The U.S. Bancorp building in Portland, Ore. Image source: Wikimedia Commons.
You would think that other banks would be licking their chops after it was revealed that thousands of employees at Wells Fargo (NYSE: WFC) had opened as many as 2 million fraudulent accounts for customers between 2011 and 2015. But while this seems like an easy way to poach customers from the nation's third biggest bank by assets,that's not how other bankers see it.
Why are banks choosing not to exploit this situation? One reason is that they, too, might have been guilty of the same conduct.
Living in glass houses
At an investor conference soon after the Wells Fargo incident came to light, the chairman and CEO of US Bancorp (NYSE: USB), Richard Davis, told industry analysts that his bank would fire employees who trash-talked Wells Fargo to attract new clients.
"So help me God, if I find a branch in one market with an orange flier that says if you bank at Wells come to US Bank, they're going to be let go," Davis said at an investor's event earlier this month, as reported by the StarTribune. "That's not the way we do business. It will come to us if we've earned it."
Davis then went on to note:
Davis has a point. As one of the nation's most profitable banks, fueled by a highly efficient operation and prudent risk management, US Bancorp doesn't need to take advantage of other banks' misfortunes to be successful.
At the same time, however, one can't help being concerned that US Bancorp, as well as most other large banks, may be reluctant to castigate Wells Fargo because they may soon face similar allegations.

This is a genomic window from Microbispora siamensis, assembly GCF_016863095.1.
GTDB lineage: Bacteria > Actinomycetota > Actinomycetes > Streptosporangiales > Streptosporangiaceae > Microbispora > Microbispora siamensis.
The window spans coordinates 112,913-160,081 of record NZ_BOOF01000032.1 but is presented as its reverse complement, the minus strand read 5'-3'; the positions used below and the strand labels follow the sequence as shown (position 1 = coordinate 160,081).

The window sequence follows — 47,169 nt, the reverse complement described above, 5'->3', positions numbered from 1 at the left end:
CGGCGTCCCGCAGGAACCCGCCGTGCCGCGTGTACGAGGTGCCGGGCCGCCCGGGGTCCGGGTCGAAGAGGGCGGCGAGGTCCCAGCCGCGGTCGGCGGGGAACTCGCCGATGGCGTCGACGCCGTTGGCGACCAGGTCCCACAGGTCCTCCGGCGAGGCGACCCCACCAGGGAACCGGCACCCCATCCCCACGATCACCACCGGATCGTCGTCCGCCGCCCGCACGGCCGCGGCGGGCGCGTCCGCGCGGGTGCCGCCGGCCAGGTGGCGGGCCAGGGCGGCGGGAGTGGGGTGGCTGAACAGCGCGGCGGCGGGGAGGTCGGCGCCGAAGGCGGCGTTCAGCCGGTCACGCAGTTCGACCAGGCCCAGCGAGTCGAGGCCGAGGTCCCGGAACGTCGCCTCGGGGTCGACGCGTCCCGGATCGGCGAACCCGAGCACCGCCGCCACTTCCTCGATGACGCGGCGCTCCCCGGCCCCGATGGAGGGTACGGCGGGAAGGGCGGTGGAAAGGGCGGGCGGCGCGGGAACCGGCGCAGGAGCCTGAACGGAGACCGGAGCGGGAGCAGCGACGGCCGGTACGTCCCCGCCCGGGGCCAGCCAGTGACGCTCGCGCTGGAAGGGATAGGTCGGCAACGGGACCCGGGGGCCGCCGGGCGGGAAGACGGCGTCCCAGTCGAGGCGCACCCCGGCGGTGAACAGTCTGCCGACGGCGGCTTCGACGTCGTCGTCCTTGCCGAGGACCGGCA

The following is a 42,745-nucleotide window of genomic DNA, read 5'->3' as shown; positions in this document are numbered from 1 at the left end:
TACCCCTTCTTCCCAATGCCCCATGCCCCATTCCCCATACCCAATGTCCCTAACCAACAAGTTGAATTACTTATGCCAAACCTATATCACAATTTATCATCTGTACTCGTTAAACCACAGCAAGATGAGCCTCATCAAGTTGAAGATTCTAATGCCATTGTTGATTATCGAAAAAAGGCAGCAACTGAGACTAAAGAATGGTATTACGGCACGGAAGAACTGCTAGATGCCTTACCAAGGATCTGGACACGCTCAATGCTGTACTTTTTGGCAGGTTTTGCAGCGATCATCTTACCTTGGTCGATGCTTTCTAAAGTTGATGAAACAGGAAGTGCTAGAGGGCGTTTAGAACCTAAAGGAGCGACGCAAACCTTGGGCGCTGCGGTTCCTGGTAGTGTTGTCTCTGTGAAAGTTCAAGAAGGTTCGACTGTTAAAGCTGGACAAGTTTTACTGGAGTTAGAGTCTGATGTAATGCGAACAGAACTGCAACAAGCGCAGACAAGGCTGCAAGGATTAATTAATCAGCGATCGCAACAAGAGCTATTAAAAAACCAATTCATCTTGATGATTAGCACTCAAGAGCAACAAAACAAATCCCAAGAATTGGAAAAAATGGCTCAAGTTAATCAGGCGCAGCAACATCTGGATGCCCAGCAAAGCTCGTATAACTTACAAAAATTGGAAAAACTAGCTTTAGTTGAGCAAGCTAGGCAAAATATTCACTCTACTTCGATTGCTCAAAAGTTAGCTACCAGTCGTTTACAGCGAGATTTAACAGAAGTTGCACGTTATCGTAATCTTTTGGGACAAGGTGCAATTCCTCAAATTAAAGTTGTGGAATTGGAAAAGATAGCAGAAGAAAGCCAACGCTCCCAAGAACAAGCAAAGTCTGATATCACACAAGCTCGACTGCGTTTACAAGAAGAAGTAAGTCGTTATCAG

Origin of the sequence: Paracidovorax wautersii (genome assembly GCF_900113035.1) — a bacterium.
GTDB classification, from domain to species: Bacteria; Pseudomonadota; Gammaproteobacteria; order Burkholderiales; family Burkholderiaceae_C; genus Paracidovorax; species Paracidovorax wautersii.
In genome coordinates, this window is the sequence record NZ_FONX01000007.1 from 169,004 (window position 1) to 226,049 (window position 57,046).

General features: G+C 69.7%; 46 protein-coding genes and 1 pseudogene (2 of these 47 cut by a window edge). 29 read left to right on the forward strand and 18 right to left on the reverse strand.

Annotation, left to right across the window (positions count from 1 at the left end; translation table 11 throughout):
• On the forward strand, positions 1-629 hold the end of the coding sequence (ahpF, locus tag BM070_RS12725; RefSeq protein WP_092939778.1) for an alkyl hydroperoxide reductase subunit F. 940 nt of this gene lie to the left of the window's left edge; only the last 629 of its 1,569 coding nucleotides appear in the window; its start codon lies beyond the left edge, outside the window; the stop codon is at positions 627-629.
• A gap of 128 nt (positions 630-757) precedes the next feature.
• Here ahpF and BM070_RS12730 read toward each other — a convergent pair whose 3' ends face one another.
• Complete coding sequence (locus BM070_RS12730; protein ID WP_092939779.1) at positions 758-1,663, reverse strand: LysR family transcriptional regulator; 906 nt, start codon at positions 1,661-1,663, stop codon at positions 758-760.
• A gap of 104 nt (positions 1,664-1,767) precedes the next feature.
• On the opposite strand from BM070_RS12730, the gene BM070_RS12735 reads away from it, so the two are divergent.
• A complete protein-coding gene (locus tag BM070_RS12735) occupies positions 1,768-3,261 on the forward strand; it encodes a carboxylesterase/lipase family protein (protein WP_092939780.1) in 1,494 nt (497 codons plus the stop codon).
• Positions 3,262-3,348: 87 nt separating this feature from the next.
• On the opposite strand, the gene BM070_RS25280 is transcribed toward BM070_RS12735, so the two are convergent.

An industrywide scandal?
Indeed, one of the bank industry's primary regulators, the Office of the Comptroller of the Currency, said as much during a hearing into the Wells Fargo scandal last week. The head of the agency, Thomas Curry, told Senators that the OCC is investigating whether employees at other banks created fake accounts in response to high-pressure sales tactics pushed down by management.
And CNN Money reports that bankers at major regional banks do the same thing. A branch manager at a "big regional bank" told CNN that he gets "badgered every single day by management" about sales goals. Another said he witnessed tactics at the regional bank he works at that mirrored those at Wells Fargo.
All of this confirms what the National Employment Law Project found in a study released in June. It cited interviews with employees at SunTrust Banks, Bank of America, U.S. Bancorp, and others, all of which seem to suggest that forcing unwitting customers to sign up for additional accounts, whether they knew they were doing so or not, evolved into an industrywide practice.
The point here is that investors of all major banks should be prepared for similar conduct to come to light and thereby weigh on bank stock prices, as has been the case at Wells Fargo. Shares of the California-based bank are down roughly 10% since the malfeasance was revealed.
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John Maxfield owns shares of Bank of America, US Bancorp, and Wells Fargo. The Motley Fool owns shares of and recommends Wells Fargo. The Motley Fool has the following options: short October 2016 $50 calls on Wells Fargo. The Motley Fool recommends Bank of America. Try any of our Foolish newsletter services free for 30 days. We Fools may not all hold the same opinions, but we all believe that considering a diverse range of insights makes us better investors. The Motley Fool has a disclosure policy.